1. Since this game is new, just shooting at a goalie is exciting to kids. Allow sufficient time before class or tournament games to allow them to do so. Let spectators shoot at halftime of tournament games. Have them concentrate on shooting for corners, working on bounce shots to confuse the timing of the goalies, learning to shoot with both hands, flying over the line, etc. rather than taking the same shot all the time.
  2. Goalie CANNOT pass the ball to a teammate on the other side of half-court at any time. Enforce this. This will eliminate defensive players from “hanging” after a goal in an “offsides” position for easy fast break opportunities. It also forces the goalie to work on his/ her dribbling skills.
  3. Remind defensive players of the unique difficulty in guarding left-handed shooters. In all my years of teaching and watching the game, “leftys”  have always been an unusually strong offensive threat.
  4. Defense is the key to winning Speeedball. An open shot on a wide net is almost like a basketball layup. Working hard and restricting the amount of clear shots by the offense is vital to any winning effort.
  5. In tournament play, rest your better players when a large margin is reached and save them for the end of the game when defense and endurance are vital.
  6. This game is NOT like basketball, in the sense that you can stall by dribbling and/or constantly going to the foul line. Aggressiveness is rewarded in Speeedball. There are no “ticky tack” or light touching fouls. Don’t dribble a lot ! Good teams pass the ball frequently and avoid losing it. Losing the ball in open court leads to fast breaks and easy scores.
  7. Man-to-man defense is impractical. A solid zone defense, guarding the perimeter of the shooting area with 5 players and sliding with the movement of the ball is essential. In addition, a simple 4-man zone, with another player personally guarding or “chasing” the opponent’s top scorer or playmaker is very effective in controlling or limiting an opponent’s attack, a “box and 1” type principle.
  8. It is human nature for the offense to relax after scoring a goal. However, all that effort can be erased in a second if teams fail to immediately get back and set up their defense to deny a fast break.
  9. Goalies who can shoot and dribble are invaluable on power plays and fast break outlet passes. Have them work on those skills in addition to their goal-keeping duties.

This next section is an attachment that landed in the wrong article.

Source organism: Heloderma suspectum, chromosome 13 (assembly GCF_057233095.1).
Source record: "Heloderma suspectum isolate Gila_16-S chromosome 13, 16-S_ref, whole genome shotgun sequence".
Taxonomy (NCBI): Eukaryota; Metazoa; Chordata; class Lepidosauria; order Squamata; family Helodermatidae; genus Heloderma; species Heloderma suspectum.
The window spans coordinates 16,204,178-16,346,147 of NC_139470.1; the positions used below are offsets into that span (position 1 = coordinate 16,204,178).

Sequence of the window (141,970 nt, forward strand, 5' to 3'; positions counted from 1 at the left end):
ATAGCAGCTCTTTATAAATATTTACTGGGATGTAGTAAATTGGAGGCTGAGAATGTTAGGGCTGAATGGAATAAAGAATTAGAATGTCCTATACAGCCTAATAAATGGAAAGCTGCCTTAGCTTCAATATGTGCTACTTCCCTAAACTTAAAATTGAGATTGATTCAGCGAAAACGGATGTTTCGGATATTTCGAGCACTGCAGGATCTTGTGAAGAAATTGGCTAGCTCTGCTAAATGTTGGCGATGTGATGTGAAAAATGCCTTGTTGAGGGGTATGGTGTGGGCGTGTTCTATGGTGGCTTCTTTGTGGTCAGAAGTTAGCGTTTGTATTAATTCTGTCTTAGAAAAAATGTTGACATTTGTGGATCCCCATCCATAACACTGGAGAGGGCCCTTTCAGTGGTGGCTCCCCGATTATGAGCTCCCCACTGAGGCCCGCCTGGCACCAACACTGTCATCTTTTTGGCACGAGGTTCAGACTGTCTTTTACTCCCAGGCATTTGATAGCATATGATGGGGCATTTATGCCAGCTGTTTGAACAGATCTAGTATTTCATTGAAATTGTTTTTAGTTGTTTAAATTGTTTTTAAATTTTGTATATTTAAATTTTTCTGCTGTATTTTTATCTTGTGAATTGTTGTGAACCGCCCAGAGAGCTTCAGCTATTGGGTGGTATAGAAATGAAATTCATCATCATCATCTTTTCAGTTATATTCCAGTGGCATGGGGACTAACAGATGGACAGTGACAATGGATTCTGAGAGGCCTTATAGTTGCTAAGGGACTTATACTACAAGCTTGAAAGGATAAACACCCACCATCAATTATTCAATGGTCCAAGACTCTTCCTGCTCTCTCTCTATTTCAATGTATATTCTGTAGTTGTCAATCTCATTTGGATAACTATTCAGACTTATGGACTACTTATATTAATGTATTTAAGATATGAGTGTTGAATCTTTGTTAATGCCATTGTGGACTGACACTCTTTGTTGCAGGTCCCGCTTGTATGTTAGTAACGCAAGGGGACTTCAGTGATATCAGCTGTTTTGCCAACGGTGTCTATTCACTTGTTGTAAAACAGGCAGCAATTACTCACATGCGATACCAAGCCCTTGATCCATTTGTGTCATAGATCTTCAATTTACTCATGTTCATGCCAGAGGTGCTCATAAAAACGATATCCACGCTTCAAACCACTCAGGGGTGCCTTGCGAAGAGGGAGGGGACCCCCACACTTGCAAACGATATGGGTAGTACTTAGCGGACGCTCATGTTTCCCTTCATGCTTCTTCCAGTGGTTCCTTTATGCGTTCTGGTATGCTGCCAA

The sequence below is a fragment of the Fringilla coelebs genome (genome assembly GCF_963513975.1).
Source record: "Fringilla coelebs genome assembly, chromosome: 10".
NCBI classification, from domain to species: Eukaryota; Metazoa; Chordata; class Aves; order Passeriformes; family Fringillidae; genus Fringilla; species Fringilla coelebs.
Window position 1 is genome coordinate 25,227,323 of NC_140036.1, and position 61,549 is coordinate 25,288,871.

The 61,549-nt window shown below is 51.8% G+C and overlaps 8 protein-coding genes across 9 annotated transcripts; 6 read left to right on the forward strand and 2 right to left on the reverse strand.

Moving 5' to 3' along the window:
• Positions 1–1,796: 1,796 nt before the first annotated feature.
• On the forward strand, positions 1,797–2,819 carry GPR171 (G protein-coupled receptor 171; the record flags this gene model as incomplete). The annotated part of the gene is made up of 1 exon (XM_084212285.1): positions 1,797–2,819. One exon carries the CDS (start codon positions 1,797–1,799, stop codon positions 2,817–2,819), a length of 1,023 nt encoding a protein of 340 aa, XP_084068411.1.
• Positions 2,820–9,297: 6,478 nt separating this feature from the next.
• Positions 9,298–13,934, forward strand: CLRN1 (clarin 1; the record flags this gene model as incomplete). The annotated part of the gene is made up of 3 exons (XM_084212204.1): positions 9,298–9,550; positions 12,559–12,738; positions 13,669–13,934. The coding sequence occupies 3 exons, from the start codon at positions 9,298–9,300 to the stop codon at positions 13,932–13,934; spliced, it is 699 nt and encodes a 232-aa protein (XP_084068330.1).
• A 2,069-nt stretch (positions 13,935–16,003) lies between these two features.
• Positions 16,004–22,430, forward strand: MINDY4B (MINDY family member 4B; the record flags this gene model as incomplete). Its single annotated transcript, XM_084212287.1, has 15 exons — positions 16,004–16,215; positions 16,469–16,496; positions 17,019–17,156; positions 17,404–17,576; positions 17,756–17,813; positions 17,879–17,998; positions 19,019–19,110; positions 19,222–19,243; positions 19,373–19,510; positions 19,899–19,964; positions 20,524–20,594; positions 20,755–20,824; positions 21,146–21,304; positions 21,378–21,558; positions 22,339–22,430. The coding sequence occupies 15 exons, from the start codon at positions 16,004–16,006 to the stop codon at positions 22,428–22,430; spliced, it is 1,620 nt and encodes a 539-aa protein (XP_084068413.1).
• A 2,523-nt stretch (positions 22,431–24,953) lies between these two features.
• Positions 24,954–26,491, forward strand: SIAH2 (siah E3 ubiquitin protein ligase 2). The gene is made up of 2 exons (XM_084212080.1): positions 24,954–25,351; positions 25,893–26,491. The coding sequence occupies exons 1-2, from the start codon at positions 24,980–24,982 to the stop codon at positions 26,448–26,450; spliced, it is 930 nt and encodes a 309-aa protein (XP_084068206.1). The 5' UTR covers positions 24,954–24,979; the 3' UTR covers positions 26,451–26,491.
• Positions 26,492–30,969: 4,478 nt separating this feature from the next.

10. Pick and rolls, screens, boxing out, etc. are as important in this game as in basketball. Freeing shooters for open shots is a key ingredient for all offensive squads.
  11. Boxing out the offensive team and the shooter himself/herself limits shots on goal. Multiple shots following rebounds ultimately result in goals.
  12. Successful teams usually have players with diverse attributes – An excellent goalie, some players willing to hustle and dive for loose balls and play aggressive defense, a scorer or two and players with good passing and dribbling skills to advance the ball rapidly upcourt.
  13. Tell teams to work on what they will do with a man advantage or disadvantage. It must be practiced to be effective.
  14. Screening the goalie on offense looks great, but remind teams of the problems encountered when the shot is missed, the other team fast breaks and your “screener” can’t get back quickly enough to cover his/her section of the zone.  If you’re playing a “box & 1”, never let your best defensive player (the one who is shadowing their top scorer) be your offensive screener.
  15. Emphasize the need to stay out of foul trouble. Non-releaseable fouls are a killer. You’re playing short, so even when or if you hold the opponent scoreless, it wears you down physically.

Finally- Speeedball is an excellent conditioner for ALL sports and a great change of pace for teams on a rainy day. It combines the speed, lateral movement, team defensive psychology, conditioning, etc. for success in other activities. Sell the other coaches in your building on the idea. It will help add a new “wrinkle” to what can be a long regular season !



As seen in the August 2008 issue of Scholastic Coach


2009 New Game of the Year

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